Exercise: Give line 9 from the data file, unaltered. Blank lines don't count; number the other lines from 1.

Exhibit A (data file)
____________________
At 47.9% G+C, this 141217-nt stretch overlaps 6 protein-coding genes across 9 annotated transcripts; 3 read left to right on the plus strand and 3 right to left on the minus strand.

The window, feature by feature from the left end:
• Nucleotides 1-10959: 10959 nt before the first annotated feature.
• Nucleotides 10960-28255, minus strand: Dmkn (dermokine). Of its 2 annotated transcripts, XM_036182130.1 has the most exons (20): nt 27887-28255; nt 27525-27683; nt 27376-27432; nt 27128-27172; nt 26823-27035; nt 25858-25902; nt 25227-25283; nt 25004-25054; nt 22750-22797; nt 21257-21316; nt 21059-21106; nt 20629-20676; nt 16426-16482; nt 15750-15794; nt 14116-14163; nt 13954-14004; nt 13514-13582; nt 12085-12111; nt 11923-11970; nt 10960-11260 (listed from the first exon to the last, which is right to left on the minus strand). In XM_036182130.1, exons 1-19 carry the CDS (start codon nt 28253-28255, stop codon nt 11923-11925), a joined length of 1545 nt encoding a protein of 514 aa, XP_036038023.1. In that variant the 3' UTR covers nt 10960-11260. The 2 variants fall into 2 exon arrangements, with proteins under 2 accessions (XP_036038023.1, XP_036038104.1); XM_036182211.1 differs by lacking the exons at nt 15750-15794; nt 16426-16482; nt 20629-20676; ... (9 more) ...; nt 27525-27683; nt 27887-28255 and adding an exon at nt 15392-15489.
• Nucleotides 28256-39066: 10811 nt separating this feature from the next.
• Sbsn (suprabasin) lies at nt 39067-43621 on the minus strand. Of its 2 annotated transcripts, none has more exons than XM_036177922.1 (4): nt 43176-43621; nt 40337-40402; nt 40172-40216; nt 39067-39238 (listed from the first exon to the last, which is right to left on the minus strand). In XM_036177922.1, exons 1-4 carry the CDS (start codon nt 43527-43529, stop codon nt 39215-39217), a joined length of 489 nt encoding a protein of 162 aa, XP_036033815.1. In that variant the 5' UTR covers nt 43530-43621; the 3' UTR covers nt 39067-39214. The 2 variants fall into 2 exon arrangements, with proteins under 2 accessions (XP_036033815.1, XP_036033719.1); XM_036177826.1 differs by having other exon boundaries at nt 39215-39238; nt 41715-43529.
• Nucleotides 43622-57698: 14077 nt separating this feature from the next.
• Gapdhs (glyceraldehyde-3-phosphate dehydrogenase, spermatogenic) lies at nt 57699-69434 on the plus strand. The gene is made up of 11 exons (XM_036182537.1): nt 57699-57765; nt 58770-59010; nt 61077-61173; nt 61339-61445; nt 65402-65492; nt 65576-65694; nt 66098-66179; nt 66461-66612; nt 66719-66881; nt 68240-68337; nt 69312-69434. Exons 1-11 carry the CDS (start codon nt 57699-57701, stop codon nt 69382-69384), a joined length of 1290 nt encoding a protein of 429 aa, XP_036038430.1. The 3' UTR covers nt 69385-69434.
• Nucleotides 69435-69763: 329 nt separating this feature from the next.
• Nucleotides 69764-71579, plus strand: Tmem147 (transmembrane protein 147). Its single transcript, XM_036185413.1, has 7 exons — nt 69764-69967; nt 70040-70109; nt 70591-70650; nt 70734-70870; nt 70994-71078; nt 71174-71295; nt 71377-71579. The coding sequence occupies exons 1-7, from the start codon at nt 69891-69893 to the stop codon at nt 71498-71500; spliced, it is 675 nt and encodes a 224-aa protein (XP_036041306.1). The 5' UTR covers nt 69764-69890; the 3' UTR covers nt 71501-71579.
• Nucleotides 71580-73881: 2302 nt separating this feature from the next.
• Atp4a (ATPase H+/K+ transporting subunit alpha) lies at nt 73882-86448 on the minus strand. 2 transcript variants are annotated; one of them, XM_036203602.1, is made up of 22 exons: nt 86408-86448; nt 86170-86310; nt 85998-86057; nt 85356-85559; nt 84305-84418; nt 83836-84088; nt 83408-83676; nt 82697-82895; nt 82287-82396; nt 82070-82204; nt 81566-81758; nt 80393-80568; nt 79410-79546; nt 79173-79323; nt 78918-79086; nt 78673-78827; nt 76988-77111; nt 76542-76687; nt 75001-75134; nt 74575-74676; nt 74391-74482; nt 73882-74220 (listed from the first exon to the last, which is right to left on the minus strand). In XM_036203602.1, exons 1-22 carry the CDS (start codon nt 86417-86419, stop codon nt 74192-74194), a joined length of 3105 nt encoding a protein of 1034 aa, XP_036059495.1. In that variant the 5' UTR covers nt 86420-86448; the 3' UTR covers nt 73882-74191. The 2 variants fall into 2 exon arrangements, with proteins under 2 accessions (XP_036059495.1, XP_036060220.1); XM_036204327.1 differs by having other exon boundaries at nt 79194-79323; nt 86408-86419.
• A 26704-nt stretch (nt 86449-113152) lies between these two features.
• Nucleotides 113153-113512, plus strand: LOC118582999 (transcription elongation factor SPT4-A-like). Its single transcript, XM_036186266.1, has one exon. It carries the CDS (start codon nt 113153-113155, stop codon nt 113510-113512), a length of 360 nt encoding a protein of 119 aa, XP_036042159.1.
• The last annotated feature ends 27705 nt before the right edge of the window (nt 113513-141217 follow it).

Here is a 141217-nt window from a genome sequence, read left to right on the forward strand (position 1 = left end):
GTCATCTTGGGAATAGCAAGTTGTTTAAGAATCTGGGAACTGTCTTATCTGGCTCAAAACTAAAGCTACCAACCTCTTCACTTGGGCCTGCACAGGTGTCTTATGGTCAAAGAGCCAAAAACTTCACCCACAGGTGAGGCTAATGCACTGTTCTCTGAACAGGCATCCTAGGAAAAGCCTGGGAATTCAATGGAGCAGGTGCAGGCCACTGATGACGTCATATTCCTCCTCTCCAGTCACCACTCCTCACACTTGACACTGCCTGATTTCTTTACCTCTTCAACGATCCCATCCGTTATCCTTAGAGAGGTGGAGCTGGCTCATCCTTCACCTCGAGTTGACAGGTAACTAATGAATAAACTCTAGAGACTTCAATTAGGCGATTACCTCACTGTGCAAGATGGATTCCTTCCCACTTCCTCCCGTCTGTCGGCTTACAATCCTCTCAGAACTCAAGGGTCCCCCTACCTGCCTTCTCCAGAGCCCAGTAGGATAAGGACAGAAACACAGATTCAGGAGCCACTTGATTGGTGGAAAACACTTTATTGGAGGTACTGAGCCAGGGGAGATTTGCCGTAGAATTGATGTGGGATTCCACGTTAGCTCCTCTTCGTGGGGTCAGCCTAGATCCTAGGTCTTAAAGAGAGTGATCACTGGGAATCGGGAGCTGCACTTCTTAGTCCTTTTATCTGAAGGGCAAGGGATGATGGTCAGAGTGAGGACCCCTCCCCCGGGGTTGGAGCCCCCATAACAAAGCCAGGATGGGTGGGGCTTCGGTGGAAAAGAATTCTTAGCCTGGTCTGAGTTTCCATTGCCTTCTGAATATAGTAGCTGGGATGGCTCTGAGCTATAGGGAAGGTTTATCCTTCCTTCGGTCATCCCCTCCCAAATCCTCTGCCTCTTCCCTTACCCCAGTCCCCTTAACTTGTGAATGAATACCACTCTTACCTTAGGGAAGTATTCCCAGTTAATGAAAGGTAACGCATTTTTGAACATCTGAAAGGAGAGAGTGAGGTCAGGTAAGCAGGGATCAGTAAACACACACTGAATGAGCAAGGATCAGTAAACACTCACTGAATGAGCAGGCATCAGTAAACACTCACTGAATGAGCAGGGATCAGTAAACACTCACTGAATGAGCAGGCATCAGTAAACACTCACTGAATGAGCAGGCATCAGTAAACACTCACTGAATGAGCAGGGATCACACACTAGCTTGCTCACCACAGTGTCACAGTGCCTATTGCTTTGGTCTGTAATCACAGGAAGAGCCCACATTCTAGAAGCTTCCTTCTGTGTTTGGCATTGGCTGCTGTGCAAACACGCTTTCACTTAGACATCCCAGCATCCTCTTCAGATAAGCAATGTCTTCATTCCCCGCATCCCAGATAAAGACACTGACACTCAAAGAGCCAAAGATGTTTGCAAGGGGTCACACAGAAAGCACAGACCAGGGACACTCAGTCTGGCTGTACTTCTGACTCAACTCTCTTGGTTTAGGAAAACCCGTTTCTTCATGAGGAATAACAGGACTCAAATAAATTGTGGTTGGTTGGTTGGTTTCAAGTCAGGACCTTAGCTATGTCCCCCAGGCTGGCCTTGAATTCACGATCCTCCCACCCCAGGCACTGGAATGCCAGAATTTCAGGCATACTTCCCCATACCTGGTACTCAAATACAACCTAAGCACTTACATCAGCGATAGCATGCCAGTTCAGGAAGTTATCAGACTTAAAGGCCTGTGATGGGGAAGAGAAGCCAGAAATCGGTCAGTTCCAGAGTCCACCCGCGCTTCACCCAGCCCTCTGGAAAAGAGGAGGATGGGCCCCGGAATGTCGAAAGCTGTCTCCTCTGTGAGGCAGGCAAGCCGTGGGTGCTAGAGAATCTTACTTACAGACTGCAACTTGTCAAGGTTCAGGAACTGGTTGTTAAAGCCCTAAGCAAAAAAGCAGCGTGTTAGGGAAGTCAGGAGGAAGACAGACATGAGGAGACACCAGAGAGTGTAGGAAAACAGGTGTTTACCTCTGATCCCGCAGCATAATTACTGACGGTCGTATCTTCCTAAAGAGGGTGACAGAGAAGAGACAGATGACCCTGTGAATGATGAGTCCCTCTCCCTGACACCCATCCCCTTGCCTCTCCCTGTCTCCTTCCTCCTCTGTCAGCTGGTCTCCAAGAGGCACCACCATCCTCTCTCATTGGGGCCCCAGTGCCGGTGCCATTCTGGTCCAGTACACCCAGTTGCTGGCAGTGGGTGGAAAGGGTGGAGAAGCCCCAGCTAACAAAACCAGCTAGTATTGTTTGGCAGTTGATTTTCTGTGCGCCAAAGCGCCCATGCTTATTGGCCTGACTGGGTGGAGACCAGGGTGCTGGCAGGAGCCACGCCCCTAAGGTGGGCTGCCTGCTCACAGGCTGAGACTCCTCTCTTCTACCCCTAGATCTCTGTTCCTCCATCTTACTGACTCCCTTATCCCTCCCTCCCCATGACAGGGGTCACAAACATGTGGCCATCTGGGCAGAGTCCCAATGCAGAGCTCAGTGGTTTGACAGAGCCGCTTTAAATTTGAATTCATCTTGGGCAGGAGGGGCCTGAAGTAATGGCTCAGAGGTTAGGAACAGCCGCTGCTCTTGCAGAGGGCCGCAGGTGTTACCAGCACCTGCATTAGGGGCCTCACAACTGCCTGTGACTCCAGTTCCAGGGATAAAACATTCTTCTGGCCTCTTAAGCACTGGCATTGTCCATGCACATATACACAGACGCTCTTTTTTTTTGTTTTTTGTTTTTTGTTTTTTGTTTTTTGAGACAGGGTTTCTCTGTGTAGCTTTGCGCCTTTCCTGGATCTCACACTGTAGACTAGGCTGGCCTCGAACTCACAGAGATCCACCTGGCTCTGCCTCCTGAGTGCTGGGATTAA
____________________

• Nucleotides 69435-69763: 329 nt separating this feature from the next.